June 19, 2009 at 9:30 PM ET
Virgin Galactic's White Knight Two carrier airplane flies over New Mexico's Las
Cruces International Airport on Saturday, showing off its dual-fuselage design.
Five years after the private-sector space age began, rocketeers are taking circuitous routes to turn their spaceship dreams into reality. And the pioneers of the age say that's just as it should be.
The Space Age, with capital letters, dates back more than 50 years to the Soviet Union's launch of Sputnik 1 on Oct. 4, 1957. That marked the first time an artificial satellite was put into orbit. The 5-year-old space age I'm talking about dates back to June 21, 2004, when the SpaceShipOne rocket plane became the first privately developed craft to carry a civilian astronaut into outer space.
When SpaceShipOne flew, some observers thought regular folks would be going on day trips to outer space within just a year or two. Indian-American millionaire Chirinjeev Kathuria, who helped extend the life of Russia's Mir space station in 2000 and now serves as chairman of the PlanetSpace rocket venture, certainly thought so.
"When the industry started out, I think everyone - including ourselves - were naive in saying we could do this in 12 months or 24 months," Kathuria acknowledged. "I think everyone's becoming more realistic. That's why no one is saying, 'OK, we're going to do it this year or next year' anymore."
Other observers were far less optimistic, even back in 2004. Millionaire investment adviser Dennis Tito, who became the first paying passenger to visit the international space station in 2001, told me five years ago that "it may take many decades" for private industry to create passenger spacelines.
SpaceShipTwo designer Burt Rutan peeks out from one of the rocket plane's
windows during construction at Scaled Composites in Mojave, Calif.
The most realistic time frame for suborbital space tourism seems to have come from aerospace pioneer Burt Rutan, who famously designed SpaceShipOne on a restaurant napkin and is now leading the development effort for Virgin Galactic's SpaceShipTwo at Scaled Composites in Mojave, Calif.
"We at Scaled are very aware and proud of what we did five years ago," Rutan told me in an e-mail. "Memory fails me of what I was predicting would happen, so I did a Google search and came up with a podcast that had a prediction."
Rutan pointed to a speech he gave at the Academy of Achievement in 2004, 10 days before SpaceShipOne's first sally into space. "At the end of the pitch I predicted that the public would be able to buy tickets for a spaceflight 'about 10 to 12 years from now.'"
Burt Rutan takes a seat inside SpaceShipTwo's fuselage during construction.
"There is a lot of activity at Scaled right now on manned spaceflight," Rutan said. "Not a large number of folk working, but very impressive hardware being developed and tested for Virgin. We all know how important the work is, and our team has a passion for the goal of providing public access to the black sky view of our planet."
Some small steps were taken toward the fulfillment of Rutan's prediction on Friday: New Mexico Gov. Bill Richardson and other dignitaries gathered at Spaceport America to break ground for the multimillion-dollar space terminal that's being built for Virgin Galactic's operation. Richardson said the groundbreaking ceremony was "an important step toward our goal of being at the forefront of a vibrant new commercial space industry."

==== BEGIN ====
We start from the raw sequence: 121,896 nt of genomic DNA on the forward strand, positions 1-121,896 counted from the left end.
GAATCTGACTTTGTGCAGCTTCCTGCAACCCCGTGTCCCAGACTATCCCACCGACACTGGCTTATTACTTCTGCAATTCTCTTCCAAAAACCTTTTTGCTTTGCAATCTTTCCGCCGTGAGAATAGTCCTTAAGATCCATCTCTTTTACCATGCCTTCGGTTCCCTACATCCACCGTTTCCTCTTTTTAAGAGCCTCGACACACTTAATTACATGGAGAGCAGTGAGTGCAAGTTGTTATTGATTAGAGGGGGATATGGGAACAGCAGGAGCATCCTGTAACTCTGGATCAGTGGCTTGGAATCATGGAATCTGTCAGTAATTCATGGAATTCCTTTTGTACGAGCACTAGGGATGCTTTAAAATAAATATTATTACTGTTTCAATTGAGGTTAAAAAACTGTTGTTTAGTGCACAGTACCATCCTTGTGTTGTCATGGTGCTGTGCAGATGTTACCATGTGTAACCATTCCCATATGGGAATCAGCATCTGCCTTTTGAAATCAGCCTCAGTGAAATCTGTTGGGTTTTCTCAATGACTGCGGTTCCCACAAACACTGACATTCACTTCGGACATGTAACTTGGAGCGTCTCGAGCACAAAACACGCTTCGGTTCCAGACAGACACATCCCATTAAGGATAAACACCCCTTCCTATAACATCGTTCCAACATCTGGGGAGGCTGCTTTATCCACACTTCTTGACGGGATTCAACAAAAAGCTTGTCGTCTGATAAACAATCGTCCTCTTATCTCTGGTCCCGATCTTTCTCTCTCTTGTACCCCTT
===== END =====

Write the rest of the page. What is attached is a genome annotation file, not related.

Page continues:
Virgin Galactic President Will Whitehorn provided the latest word on SpaceShipTwo's time line. After the ceremony, he told me in a phone call that the rocket plane would have its unveiling and first unpowered glide test in December. Dec. 7 has been reported as the target date, but Whitehorn said it's too early to pencil that into the appointment book.
He said he expected SpaceShipTwo's first rocket-powered test flight past the 100-kilometer-high space boundary to take place within 12 to 13 months after its unveiling. The test flights would be conducted in Mojave, but he expected the first $200,000-a-seat commercial flight to take place in New Mexico (with Virgin's billionaire founder Richard Branson on board). That milestone would most likely come in the 2011-2012 time frame.
Whitehorn emphasized that the schedule was dependent on how the test program proceeds. Unlike the superpowers who started the Space Age, the SpaceShipTwo team feels no pressure to run a space race. "We're in a 'race' with only one thing - a race with safety," Whitehorn told the crowd in New Mexico.
The safety theme was brought home when the carrier aircraft for SpaceShipTwo, known as White Knight Two, set out from its Mojave base to fly over the New Mexico ceremony. En route, an indicator light came on, forcing a diversion to the Phoenix-Mesa Gateway Airport for a safety check.
Scaled later reported that a speedbrake actuator had failed during the descent for the flyover. To make up for the no-show, White Knight Two flew over New Mexico's Las Cruces International Airport during the return trip to Mojave on Saturday. Even though it didn't turn out exactly as planned, the excursion marked White Knight Two's first round-trip, point-to-point journey.
White Knight Two makes a pass over Las Cruces International Airport on Saturday.
The rocket report
Here's a fifth-anniversary status report on five other suborbital ventures that have been active in the "New Space" age. If I'm missing anyone, please feel free to fill me in by leaving a comment below.
Update for 7:20 p.m. ET June 22: I added pictures from Saturday's White Knight Two flyover and updated the text accordingly.